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Keeping safe from spiking this freshers week

The opinions expressed in this article are the writer’s own and do not reflect the views of Her Campus.
This article is written by a student writer from the Her Campus at Exeter chapter.

With cases of spiking on the rise, it’s more important than ever to protect yourself and your friends on nights out this freshers’ week. Although it’s difficult to prevent, here are some things you can be aware of on nights out while still having fun with friends.

Don’t take drinks if you didn’t see them poured

Of course, it’s fresher’s week. You’re living in a new city, surrounded by new people. By all means, if someone offers to buy you a drink feel free to accept it, but as a general rule, if you didn’t see it poured, don’t take it. Be sure to head up to the bar with them and keep it in sight from when it’s served to when it’s in your hand. Never leave your drink unattended, and some venues even give away drink stoppers to put over your drink which makes it easier to control, so always be sure to check.

Learn how to spot a spiked drink

Although there is no definitive way to tell if a drink has been spiked, there are a few things you can look for. If it appears cloudy, changes colour, has specks on the ice or has a change to the taste then it’s best to avoid, if in doubt, be safe and don’t drink it if you’re unsure.

keep an eye on your friends

Quite often, spiking is difficult to recognise before it is too late, so it’s important to recognise the symptoms of drink spiking on a victim before it’s too late. The symptoms of drink spiking can include nausea, confusion, dizziness, sleepiness, visual problems, unconsciousness, and loss of balance. The symptoms can be similar to those of being drunk, so it can be difficult to distinguish between them. Therefore it’s important to notice if anyone seems different or far too drunk for the amount they’ve had.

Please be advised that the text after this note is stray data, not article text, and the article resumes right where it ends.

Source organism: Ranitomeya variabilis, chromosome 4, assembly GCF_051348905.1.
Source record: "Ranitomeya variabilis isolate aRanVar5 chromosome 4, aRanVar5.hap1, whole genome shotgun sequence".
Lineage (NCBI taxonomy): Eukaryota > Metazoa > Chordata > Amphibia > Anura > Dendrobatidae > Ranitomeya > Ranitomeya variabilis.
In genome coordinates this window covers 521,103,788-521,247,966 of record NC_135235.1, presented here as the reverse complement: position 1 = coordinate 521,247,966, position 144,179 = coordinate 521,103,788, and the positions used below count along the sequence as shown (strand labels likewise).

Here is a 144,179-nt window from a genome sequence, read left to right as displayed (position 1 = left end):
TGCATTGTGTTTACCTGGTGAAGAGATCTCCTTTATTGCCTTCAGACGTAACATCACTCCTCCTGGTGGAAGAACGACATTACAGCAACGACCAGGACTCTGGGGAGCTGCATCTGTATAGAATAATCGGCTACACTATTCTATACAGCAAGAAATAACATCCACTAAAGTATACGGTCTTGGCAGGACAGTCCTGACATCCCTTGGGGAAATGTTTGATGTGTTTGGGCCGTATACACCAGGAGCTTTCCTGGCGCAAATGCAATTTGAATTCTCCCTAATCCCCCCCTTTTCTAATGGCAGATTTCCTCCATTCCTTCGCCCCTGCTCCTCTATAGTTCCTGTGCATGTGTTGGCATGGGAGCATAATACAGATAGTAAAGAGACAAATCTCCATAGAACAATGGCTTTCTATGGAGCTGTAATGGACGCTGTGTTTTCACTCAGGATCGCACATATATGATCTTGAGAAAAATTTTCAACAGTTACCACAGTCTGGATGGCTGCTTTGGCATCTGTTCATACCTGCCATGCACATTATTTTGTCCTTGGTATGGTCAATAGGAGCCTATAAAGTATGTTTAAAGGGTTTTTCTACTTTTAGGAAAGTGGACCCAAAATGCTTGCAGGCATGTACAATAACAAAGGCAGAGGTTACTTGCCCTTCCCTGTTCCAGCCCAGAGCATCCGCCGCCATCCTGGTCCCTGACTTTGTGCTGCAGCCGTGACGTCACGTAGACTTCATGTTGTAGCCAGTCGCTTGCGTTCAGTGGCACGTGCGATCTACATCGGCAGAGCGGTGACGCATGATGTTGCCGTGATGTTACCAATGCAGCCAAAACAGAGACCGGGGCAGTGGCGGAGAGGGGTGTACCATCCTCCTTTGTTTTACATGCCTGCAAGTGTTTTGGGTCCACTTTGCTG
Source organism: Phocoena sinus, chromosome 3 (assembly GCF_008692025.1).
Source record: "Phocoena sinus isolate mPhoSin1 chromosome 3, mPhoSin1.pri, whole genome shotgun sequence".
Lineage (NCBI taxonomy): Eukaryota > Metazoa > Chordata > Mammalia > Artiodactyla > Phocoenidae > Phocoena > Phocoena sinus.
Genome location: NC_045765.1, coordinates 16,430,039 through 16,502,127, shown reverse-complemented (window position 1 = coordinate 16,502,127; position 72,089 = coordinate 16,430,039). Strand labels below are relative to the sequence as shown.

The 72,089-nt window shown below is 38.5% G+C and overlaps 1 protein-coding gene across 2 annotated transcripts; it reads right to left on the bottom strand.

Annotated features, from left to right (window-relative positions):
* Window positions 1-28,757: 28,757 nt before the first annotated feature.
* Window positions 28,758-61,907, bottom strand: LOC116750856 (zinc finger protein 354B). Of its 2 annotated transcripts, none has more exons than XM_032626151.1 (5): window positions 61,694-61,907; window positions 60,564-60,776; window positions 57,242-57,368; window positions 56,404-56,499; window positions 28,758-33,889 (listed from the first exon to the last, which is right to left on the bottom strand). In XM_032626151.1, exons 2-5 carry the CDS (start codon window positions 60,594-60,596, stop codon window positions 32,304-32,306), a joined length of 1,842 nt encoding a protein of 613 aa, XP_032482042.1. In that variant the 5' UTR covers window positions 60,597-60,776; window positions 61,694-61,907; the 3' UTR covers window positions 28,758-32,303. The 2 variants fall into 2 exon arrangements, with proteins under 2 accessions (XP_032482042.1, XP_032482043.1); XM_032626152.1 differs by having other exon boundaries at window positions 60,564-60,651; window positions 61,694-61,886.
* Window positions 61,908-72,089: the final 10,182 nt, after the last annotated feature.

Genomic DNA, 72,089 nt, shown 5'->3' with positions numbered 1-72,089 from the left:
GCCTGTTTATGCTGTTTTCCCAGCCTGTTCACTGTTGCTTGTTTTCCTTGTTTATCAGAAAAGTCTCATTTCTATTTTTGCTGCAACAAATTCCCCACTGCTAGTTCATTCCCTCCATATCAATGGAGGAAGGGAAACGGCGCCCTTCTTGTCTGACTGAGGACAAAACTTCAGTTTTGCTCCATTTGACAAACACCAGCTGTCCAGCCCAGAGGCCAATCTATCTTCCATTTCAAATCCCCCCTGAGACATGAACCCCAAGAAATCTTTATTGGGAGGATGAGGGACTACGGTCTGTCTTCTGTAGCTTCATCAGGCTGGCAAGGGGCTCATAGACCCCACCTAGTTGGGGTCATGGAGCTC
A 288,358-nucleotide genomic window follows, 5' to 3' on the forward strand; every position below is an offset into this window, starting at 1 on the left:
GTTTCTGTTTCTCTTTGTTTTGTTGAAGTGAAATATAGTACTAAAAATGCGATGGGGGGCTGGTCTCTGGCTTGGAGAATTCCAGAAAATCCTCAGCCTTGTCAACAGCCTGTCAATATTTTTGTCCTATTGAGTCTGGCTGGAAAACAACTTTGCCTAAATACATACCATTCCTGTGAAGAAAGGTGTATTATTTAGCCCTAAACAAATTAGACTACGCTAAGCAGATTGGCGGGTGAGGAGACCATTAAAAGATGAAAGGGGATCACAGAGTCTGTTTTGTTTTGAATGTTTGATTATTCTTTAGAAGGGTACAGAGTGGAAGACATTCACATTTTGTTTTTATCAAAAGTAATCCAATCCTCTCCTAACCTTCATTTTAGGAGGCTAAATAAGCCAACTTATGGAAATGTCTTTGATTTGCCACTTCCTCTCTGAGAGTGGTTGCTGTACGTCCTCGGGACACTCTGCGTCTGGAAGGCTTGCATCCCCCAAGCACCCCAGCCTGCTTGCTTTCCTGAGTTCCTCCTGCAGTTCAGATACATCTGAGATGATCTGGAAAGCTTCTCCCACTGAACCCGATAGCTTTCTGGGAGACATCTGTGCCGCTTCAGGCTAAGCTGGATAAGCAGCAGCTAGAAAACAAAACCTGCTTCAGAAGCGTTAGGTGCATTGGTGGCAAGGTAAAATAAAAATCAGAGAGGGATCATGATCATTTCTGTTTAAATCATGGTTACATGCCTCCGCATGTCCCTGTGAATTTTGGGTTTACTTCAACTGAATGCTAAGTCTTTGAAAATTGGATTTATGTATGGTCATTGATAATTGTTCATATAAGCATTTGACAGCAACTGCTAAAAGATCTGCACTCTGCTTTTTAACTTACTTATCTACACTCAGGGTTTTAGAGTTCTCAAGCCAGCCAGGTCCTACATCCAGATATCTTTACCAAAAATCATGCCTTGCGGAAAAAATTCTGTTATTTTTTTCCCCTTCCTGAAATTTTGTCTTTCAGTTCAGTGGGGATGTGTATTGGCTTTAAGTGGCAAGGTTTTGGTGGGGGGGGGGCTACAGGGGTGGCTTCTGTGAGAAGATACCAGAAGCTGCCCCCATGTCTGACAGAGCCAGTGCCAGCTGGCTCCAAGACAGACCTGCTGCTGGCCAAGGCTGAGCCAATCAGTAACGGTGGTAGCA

What to do if you suspect someone has been spiked

If you suspect that someone has been spiked, be sure to tell someone, a bar manager or bouncer ideally. Make sure you stay with them, keep talking to them and don’t let them leave with anyone you don’t trust. If the symptoms keep getting worse, call an ambulance.

Don’t let worry take over, just be sure to have these things in the back of your mind. The saying is a cliché but it’s true, safety in numbers. Be sure to stick together so no one is left alone at all.

For more information on spotting the symptoms and helping someone who you suspect has been spiked, check out the drinkaware website.

Hey, I’m Anna. I’m a third year English student at the university of Exeter!